Law, the State, and Public Order: Regulating Religion in Contemporary Egypt

Date01 September 2018
Published date01 September 2018
Law, the State, and Public Order: Regulating
Religion in Contemporary Egypt
Mona Oraby
A substantial scholarship has studied the extent to which states across the political
and geographic spectrums rely on legal, bureaucratic, and judicial institutions to
govern religion. However, a deeper inquiry into the mechanisms through which
regulation occurs has yet been achieved. This article foregrounds conversion,
understood as mobility between social groups in which belief and sincerity may
figure but is not reducible to either, to observe these dynamics. Through an anal-
ysis of Egyptian jurisprudence on the right to change religion as well as inter-
views with complainants and litigators, the article challenges widespread
assumptions about who and what constitute the regulatory field. It also shows
how religious difference is produced in the legal-bureaucratic encounter. By
accounting for institutions that are not typically considered part of the regulatory
field nor thought to be bound by the strictures of legal positivism, this article fur-
ther occasions a rethinking of the public–private distinction within critiques of
Astrikingly tall talkative man in his early sixties, Maher al-Goh-
ary, nervously wiped the rim of his soda can before popping the
lid. Al-Gohary is one of two Muslim-born Egyptians who raised
administrative suits seeking legal conversion to Coptic Orthodoxy;
the administrative judiciary, called Majlis al-Dawla, rejected the first
suit and denied the other.
Both cases roused profound national
For offering critical feedback and sage advice on various drafts of this article, I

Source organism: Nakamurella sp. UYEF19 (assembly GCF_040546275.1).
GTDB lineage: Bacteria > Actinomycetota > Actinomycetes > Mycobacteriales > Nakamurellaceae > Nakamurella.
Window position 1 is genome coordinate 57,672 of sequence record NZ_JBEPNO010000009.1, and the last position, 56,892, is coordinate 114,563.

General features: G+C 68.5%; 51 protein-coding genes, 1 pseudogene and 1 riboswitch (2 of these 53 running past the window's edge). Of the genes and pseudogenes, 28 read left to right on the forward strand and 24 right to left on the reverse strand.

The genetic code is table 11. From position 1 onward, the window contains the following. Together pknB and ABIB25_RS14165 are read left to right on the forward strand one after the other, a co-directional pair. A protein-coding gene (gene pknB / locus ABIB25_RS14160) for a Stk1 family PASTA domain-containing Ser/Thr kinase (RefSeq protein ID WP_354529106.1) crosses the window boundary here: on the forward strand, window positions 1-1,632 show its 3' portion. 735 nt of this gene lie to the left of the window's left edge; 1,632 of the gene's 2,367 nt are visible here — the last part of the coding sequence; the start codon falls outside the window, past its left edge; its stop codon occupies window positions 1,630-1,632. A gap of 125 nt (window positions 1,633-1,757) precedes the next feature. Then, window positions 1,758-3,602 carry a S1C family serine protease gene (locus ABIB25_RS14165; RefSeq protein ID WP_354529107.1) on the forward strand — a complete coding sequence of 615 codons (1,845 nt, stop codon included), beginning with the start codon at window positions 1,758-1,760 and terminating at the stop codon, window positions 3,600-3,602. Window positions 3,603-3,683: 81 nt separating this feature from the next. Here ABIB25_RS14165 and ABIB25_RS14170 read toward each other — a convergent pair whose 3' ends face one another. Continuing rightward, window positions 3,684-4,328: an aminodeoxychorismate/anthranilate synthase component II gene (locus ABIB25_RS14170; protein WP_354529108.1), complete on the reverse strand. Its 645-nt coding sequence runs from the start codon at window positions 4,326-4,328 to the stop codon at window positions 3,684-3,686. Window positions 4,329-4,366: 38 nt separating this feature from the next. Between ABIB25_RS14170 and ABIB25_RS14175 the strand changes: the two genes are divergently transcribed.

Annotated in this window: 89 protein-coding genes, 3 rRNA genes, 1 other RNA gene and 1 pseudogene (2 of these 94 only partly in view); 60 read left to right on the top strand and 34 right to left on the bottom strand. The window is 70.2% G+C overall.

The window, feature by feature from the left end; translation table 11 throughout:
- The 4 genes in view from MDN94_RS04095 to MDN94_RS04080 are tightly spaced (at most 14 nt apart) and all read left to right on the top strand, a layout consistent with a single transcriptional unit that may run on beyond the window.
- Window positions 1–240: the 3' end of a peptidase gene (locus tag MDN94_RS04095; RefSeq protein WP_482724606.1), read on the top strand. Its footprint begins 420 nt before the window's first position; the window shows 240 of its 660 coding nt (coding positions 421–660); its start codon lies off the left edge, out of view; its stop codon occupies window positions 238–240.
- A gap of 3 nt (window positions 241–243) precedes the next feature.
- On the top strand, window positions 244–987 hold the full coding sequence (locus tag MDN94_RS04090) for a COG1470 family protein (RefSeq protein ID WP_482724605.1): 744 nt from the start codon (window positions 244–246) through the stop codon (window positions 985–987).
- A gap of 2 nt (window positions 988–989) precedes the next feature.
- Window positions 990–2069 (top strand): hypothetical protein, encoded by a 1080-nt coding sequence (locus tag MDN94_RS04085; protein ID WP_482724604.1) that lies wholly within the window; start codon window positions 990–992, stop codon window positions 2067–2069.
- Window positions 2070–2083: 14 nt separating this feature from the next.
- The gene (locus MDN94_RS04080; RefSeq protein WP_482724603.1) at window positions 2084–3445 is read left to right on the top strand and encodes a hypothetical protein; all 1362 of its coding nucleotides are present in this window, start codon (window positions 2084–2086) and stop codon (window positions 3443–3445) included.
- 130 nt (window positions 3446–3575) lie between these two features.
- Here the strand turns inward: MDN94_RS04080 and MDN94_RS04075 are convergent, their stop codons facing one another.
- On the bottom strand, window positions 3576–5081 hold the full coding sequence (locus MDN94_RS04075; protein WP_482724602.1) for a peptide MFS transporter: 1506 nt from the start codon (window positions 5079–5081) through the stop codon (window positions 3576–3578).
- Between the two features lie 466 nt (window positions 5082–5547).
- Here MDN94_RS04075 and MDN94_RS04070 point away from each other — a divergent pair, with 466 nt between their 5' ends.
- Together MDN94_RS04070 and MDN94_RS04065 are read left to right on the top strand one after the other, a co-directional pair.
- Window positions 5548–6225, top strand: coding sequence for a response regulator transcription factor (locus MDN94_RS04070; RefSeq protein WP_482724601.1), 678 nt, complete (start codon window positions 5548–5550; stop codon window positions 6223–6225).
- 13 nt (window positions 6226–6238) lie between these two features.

thank the participants of the Law, Politics, and Religion in Muslim-Majority States Work-
shop at Simon Fraser University (and Tamir Moustafa, Michael Peletz, and Jeffrey Sachs
in particular), the participants of the APSA-POMEPS Middle East and North Africa
Research and Publication Conference in Tunis (and Nathan Brown and Steven Heyde-
mann in particular), Pinky Hota, Austin Sarat, as well as the editors and anonymous
reviewers for the Law & Society Review. The Buffett Institute for Global Studies and The
Graduate School at Northwestern University made possible the fieldwork for this study.
Generous research funding was also provided by the Henry R. Luce Initiative on Reli-
gion in International Affairs through the Politics of Religious Freedom Project, co-
directed by Peter Danchin, Elizabeth Shakman Hurd, Saba Mahmood, and Winnifred
Fallers Sullivan. Residence at the Center for Law, Society, and Culture at Indiana Univer-
sity Maurer School of Law as the 2016–2017 Jerome Hall Postdoctoral Fellow afforded
me the time to write an initial draft and to present my findings.
Please direct all correspondence to Mona Oraby; Department of Law, Jurispru-
dence, and Social Thought, Amherst College, PO Box 5000, Amherst, MA 01002-5000;
Court of Administrative Justice no. 35647, Judicial Year 61, 29 January 2008; Court of
Administrative Justice no. 53717, Judicial Year 62, 13 June 2009; and Court of Administrative
Law & Society Review, Volume 52, Number 3 (2018)
©2018 Law and Society Association. All rights reserved.
controversy over the Islamic identity of the Egyptian state because
of its simultaneous constitutional commitments to religious free-